Searching for an apartment can be overwhelming. You want one that fits your budget, offers decent value, has a good reputation, is in a convenient location and provides a lifestyle that’ll make you happy. With so much to consider, it’s not surprising that renters fall into these common pitfalls.
Apples to apples financial comparison
Renters want to compare the rent of one apartment to that of another and make a decision based on those two numbers. However, what many renters fail to realize is that comparing rent to rent, does not necessarily equal an apples to apples comparison.
First, the size of the unit could be very different (you could have a 1BR/1BA at 1,000 square feet or 700 square feet). Those 300 square feet can make a huge difference.
Second, landlords treat utilities in various ways, such as including all utilities, no utilities, or only some.
The easiest way to compare the value of apartments, therefore, is to determine the true base rent of each. To make this exercise easier, check out this easy to follow rental comparison equation [infographic]. When applying this formula, as seen in the fictitious yet realistic example, The Lofts (listed at $1,400) is actually more cost effective per square foot than West Mill Apartments (listed at $1,000).
One word of caution when assessing utility costs — some rentals are less energy efficient than others. That’s because the buildings are not as tightly constructed, walls have less insulation and appliances may have a large appetite for energy consumption.
There is another factor that makes value comparisons tricky. Additional charges for items such as: parking, community social fees, amenity fees, pet fees, and pest management fees. These are commonly known as non-utility extras. Ask and make sure you understand all the extra fees so you can factor that into your apples to apples comparison.
Notification requirements when moving out
Your lease will come with terms and conditions that outline your responsibilities when you want to terminate it. The amount of notice you have to give your landlord may make a difference to you if you anticipate a future move.
Even if you have a month-to-month lease, you may find you have to give 60 days notice before vacating the apartment. You most likely will have a lease with a definite term, perhaps a year. In that case, even if you move out early, you are responsible for the rent until the end of date on the lease. The good news, however, is that an annual lease may transition to a month-to-month one after the first year. Whatever the terms, make sure you read and fully understand them to make the best decision for your needs. You could have to pay a large sum if you move out early and breach your lease.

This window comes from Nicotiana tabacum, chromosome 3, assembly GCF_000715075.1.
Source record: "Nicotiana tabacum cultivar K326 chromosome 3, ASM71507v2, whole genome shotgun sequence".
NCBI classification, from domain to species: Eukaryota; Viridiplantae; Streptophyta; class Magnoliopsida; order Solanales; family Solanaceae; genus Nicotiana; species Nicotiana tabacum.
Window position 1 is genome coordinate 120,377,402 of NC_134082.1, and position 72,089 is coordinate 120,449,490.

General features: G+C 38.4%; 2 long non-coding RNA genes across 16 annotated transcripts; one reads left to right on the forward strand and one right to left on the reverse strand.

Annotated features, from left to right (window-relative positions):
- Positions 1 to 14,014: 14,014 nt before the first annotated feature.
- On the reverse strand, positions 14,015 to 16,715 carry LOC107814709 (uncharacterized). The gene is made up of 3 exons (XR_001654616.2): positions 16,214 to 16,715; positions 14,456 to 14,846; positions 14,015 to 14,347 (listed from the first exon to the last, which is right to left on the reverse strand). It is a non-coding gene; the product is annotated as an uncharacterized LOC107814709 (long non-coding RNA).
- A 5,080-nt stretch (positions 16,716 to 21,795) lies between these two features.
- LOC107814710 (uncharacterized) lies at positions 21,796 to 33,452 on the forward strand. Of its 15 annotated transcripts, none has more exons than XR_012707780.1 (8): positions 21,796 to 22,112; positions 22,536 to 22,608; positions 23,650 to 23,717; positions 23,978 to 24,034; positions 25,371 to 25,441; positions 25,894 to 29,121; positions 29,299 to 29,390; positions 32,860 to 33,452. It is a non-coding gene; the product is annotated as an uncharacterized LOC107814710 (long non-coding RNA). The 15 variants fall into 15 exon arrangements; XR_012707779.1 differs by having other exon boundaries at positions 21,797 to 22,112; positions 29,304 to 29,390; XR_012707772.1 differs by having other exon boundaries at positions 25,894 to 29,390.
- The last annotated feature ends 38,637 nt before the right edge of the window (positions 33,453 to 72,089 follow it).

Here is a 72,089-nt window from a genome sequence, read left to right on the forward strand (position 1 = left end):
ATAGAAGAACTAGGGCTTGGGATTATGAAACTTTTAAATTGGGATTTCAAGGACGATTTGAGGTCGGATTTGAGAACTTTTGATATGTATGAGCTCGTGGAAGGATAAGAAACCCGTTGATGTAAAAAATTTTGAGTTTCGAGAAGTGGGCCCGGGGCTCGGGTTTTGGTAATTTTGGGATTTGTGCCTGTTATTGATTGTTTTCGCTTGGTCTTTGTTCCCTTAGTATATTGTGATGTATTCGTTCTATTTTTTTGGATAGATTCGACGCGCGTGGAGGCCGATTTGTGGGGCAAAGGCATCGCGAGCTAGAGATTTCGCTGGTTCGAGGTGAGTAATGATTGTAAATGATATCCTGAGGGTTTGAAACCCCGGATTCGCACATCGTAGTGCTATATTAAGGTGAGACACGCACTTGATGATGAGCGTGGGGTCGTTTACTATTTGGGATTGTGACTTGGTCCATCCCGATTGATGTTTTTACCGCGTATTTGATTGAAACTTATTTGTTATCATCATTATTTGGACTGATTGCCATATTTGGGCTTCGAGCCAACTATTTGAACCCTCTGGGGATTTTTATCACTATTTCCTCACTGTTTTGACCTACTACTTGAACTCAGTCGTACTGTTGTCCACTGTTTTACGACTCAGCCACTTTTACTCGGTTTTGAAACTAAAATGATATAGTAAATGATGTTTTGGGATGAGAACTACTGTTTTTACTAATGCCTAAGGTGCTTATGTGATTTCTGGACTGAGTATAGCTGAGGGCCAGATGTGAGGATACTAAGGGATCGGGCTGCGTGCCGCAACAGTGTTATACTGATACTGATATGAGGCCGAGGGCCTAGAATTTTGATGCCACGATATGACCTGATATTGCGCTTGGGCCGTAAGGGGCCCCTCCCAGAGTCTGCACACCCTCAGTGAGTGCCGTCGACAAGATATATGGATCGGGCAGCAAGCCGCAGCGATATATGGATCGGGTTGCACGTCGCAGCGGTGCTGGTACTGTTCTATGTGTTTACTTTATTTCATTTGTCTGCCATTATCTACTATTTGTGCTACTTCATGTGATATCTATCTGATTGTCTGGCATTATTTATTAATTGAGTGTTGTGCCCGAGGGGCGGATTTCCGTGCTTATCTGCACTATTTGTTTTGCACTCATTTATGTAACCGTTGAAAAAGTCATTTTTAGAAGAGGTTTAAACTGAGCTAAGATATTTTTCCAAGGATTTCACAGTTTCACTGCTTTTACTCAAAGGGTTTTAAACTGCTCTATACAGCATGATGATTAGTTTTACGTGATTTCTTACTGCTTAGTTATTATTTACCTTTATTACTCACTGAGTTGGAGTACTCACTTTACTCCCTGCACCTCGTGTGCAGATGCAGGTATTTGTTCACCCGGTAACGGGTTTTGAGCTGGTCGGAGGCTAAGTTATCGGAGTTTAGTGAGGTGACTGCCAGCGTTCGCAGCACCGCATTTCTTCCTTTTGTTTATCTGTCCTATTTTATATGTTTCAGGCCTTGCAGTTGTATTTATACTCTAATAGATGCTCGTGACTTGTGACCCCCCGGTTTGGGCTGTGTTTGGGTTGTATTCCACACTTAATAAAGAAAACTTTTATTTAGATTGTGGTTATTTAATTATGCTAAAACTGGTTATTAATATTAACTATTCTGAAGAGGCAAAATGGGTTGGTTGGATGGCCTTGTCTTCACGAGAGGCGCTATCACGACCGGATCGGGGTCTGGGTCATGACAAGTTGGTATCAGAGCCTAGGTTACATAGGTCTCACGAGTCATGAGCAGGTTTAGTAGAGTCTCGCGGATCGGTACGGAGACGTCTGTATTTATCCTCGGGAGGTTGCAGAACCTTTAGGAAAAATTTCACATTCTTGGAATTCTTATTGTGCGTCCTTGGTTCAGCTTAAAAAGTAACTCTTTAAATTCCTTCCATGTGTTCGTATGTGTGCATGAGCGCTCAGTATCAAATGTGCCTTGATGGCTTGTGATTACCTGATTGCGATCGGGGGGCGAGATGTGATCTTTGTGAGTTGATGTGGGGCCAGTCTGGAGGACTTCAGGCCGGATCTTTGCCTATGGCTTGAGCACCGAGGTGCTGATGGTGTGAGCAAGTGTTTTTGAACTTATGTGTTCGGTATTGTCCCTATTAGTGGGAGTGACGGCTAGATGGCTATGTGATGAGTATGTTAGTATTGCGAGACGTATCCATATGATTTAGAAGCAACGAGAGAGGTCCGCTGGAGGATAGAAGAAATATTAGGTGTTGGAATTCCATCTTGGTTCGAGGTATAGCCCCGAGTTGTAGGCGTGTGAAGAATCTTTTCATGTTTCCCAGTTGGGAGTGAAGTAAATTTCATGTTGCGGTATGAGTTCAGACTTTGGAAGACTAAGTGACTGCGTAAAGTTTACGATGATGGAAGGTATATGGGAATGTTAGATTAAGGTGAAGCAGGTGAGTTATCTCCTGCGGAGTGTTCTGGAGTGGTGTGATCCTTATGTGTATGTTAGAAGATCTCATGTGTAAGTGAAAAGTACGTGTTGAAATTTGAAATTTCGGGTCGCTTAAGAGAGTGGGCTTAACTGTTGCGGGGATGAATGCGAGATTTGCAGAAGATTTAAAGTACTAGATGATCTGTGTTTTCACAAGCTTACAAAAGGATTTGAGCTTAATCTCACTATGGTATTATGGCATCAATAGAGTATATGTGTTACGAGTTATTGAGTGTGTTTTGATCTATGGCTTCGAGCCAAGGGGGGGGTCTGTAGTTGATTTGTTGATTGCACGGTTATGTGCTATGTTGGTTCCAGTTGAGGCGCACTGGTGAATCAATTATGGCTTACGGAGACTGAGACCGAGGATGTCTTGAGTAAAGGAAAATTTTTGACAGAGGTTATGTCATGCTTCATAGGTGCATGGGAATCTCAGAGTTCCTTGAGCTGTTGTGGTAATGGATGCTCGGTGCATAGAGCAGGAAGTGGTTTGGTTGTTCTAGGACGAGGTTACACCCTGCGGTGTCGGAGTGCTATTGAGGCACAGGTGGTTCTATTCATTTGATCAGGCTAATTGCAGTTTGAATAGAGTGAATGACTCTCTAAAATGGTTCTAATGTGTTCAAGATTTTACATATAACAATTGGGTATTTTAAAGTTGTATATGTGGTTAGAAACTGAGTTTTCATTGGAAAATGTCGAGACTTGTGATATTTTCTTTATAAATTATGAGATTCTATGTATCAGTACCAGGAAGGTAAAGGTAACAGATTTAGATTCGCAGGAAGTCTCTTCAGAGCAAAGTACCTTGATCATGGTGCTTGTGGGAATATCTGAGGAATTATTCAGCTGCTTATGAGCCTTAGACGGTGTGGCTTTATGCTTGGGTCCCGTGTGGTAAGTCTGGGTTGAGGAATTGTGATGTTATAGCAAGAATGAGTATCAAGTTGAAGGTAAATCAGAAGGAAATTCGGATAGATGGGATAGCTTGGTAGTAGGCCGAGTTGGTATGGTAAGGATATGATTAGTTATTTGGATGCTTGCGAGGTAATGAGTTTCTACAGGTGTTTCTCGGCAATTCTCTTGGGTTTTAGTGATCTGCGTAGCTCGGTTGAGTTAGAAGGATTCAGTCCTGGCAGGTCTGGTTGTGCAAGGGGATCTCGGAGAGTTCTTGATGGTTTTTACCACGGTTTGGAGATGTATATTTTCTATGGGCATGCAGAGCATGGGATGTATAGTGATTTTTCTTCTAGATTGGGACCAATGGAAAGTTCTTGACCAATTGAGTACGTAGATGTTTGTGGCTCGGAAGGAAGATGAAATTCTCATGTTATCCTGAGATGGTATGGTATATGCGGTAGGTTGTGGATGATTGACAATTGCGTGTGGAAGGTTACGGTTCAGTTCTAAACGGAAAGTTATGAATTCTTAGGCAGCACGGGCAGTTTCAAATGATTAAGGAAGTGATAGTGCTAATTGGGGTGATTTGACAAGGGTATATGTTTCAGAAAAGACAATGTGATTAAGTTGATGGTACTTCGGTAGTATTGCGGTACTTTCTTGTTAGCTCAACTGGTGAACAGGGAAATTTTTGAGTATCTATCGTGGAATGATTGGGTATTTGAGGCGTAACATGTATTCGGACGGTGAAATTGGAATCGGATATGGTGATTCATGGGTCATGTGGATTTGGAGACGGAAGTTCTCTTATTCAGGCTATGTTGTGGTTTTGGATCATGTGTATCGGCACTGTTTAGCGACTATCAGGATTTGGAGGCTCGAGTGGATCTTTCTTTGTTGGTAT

Signs of neglect
When you visit a prospective apartment complex, look beyond the big-picture aesthetics to the details to ensure there are no signs of neglect. If you notice any of them, recognize they could be warning signs of future problems.
So consider the condition of walls and ceilings, light fixtures, bathtubs, appliances, smoke detectors and more. If something doesn’t look right, ask about it. If you don’t get a straight answer, it might be an indication that it’s time to move on. You want your landlord to take pride in their apartments and care about their renters. He or she should make maintenance a high priority.
Location, location, location
When it comes to location, there are some aspects that you’re likely to consider. Is it close to where you work? Do you like the neighborhood? Is it convenient to shops, restaurants, parks, schools and anything else that’s important to you?
There are, however, other characteristics of a location that are important. For instance, you may find you’re close to work, but traffic patterns are bad and commuting in rush hour is a nightmare. On the other hand, another apartment may be further away, but because it’s close to a train station, you can get to your workplace easily. Another consideration is safety. Ask people who live there about whether they feel safe. Ask management what safety measures are in place. As a side note, while thinking about safety, when you visit the apartment, make sure the front door has a dead bolt and any other doors or windows are well secured.
So before you sign a lease to rent an apartment, assess all the associated costs, understand your lease termination notification requirements, and make sure the apartment is well maintained and the location fits your needs.
Carolyn Frith, a content consultant who owns Carolyn Frith Marketing, aims to rid the world of snore-and-bore writing on the web. Topics she covers range from Philadelphia events and real estate options to a range of other content. Website: Phillyaptrentals.com